3. Apparatus for dispensing fluids comprising a housing including an elongated chamber having inlet and outlet valves at one end thereof, means for coupling a supply of fluid to be dispensed to said inlet valve, a piston in said chamber adapted to move longitudinally therein towards and away from said one end, a piston rod connected to said piston and extending longitudinally of said chamber through the housing at the other end thereof, controllable means including a solenoid valve coupling said chamber alternately between a source of pressurized fluid to move said piston towards said valve end and exhaust means, spring means coupled between said piston rod and said housing for urging said piston away from the valve end of the chamber, a source of electrical energy, latching switch means for actuating said solenoid valve to supply pressurized fluid to said chamber upon manual actuation, first multi-position switch means having a plurality of fixed contacts and a movable contact coupled to said' piston rod for conjoint movement, means for selectively enabling a desired one of said fixed contacts corresponding to a predetermined longitudinal displacement of said piston, and further circuit means coupling said first multi-position switch means to actuate said solenoid valve to connect said chamber to said exhaust means, said spring means thereafter being effective to return said piston to a rest position adjacent said other end of the chamber.

4. The apparatus of claim 3 wherein said outlet valve is of the solenoid operated type and is connected to said latching switch means for operation in conjunction with said solenoid valve whereby said outlet valve is opened to permit fluid flow while pressurized fluid is being supplied to said chamber and closed to fluid flow while said chamber is connected to said exhaust means.

5. The appartus of claim 3 wherein said selective enabling means includes a second multi-position switch means having a plurality of fixed contacts and a manually positionable movable contact, and means connecting the fixed contacts of said second switch means to selected fixed contacts of said first switch means, whereby manual positioning of the movable contact of said second multi-position switch means is effective to predetermine the extent of longitudinal displacement of the piston.

6. The apparatus of claim 5 wherein said first multiposition switch is of the rotary type and is mounted on said housing with said movable contact secured to a rotatable shaft, and said means coupling said movable contact to said piston rod comprises pinion gear means secured to said shaft and rotatable therewith, and rack gear means secured to said piston rod for longitudinal movement therewith adapted to mesh with said pinion gear means.

7. The apparatus of claim 6 further comprising counter means coupled to said latching switch means for recording the movement of said piston.

8. Apparatus for selectively dispensing predetermined amounts of alcoholic beverages and the like comprising, reservoir means for storing a quantity of the liquid to be dispensed, pump means including a cylinder and piston, said cylinder having at one end thereof an inlet valve coupled to said reservoir and an outlet valve coupled to a delivery conduit, said piston adapted to move longitudinally 'in said cylinder and having a front surface facing the valve end of the cylinder and a rear surface facing the other end of the cylinder, a piston rod extending from said rear face and through the wall of said cylinder, coil spring means coupling said cylinder and said piston rod to maintain said piston normally adjacent to but slightly spaced from said other end of said cylinder, conduit means coupled through said cylinder wall and into the space between the rear surface of said piston and the other end of said cylinder, solenoid valve means coupling said conduit means selectively to a source of pressurized fluid and exhaust means, said conduit normally being coupled to said exhaust means, a source of electric power, latching switch means coupling said power source to said solenoid valve, first multi-position switch means mounted exteriorly of said cylinder and having a plurality of fixed contacts and a movable contact, means coupling said movable contact to said piston rod for conjoint movement, second multi-position switch means having a plurality of fixed contacts and a manually positionable movable contact, means connecting the fixed contacts of said second switch means to selected fixed contacts of said first switch means, pushbutton means for actuating said latching switch means to operate said solenoid valve to couple pressurized fluid to said conduit, thereby to move said piston towards the valve end of said cylinder and discharge liquid in said cylinder through said outlet valve and delivery conduit, said movable contact on said first switch means being moved conjointly with said'piston rod, and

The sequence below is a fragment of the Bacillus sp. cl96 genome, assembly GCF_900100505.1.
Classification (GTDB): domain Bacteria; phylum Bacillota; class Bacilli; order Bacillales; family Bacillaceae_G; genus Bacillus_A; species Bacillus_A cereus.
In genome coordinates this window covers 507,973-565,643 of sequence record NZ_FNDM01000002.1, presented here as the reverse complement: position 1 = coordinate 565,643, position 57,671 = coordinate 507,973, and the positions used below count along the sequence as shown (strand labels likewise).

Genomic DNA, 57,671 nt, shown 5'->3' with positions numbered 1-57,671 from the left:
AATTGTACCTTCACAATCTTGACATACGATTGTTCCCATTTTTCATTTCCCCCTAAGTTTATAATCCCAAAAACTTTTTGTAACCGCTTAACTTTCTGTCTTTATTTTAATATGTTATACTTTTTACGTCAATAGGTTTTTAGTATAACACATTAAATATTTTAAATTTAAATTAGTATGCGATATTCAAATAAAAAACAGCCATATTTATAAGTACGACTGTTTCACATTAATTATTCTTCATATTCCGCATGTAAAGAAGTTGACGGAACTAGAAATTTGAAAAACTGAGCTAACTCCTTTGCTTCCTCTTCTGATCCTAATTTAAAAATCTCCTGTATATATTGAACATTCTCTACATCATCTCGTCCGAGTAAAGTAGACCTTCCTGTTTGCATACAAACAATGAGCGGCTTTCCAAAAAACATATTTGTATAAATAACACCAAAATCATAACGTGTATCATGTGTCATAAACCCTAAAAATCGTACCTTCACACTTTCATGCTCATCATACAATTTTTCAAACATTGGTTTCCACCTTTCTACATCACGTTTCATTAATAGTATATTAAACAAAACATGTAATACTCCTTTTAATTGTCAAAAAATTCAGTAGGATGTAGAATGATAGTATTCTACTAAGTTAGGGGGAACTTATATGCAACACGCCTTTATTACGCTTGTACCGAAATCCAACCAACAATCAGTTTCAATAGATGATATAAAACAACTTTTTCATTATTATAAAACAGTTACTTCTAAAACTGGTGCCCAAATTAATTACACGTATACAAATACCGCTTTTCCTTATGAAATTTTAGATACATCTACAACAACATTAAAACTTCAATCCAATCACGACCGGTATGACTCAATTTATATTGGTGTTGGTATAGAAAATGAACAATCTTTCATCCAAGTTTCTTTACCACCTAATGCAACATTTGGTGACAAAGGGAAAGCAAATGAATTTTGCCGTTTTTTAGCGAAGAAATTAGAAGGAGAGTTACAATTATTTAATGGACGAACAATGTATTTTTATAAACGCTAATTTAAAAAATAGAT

further circuit means operable upon said movable contact of said first switch reaching the fixed contact connected to the fixed contact of the second switch on which the movable contact of the latter has been manually positioned to actuate said latching switch means to operate said solenoid valve means to change the connection of said conduit from said source of pressurized fluid to said exhaust means, whereby forward motion of the piston ceases and the spring means is effective to tion and for disabling said dispensing apparatus.

Patent Citations
Cited PatentFiling datePublication dateApplicantTitle
US2420708 *Feb 9, 1944May 20, 1947Hutsell Clifford SBeer meter
US2824585 *Nov 9, 1956Feb 25, 1958Apco IncMetering pump
US3122271 *Aug 6, 1962Feb 25, 1964Wilgrant Automatics LtdPreselecting and control apparatus for dispensing devices
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Referenced by
Citing PatentFiling datePublication dateApplicantTitle
US4162028 *Feb 11, 1977Jul 24, 1979Reichenberger Arthur MBeverage dispensing system
US4276999 *Nov 1, 1978Jul 7, 1981Reichenberger Arthur MBeverage dispensing system
US4440315 *Nov 20, 1981Apr 3, 1984Lev SlobodnikAuto flow system
US4505298 *Sep 15, 1983Mar 19, 1985Progressive Assembly Machine Co., Inc.Fluid dispensing valve assembly
US4610377 *Sep 14, 1983Sep 9, 1986Progressive Assembly Machine Co., Inc.Fluid dispensing system
US4648533 *Apr 22, 1985Mar 10, 1987Progressive Assembly Machine Co., Inc.Fluid dispensing system
US6032665 *Apr 24, 1997Mar 7, 2000Siemens Elema AbDosing device for adding an additive fluid to breathing gas in an anaesthesia machine or ventilator
USRE34337Feb 9, 1989Aug 10, 1993Imi Cornelius Inc.Beverage dispenser with automatic cup-filling control and method for beverage dispensing
Classifications
U.S. Classification222/14, 222/309, 222/389, 222/340
International ClassificationG01F11/02
Cooperative ClassificationG01F11/029
European ClassificationG01F11/02B10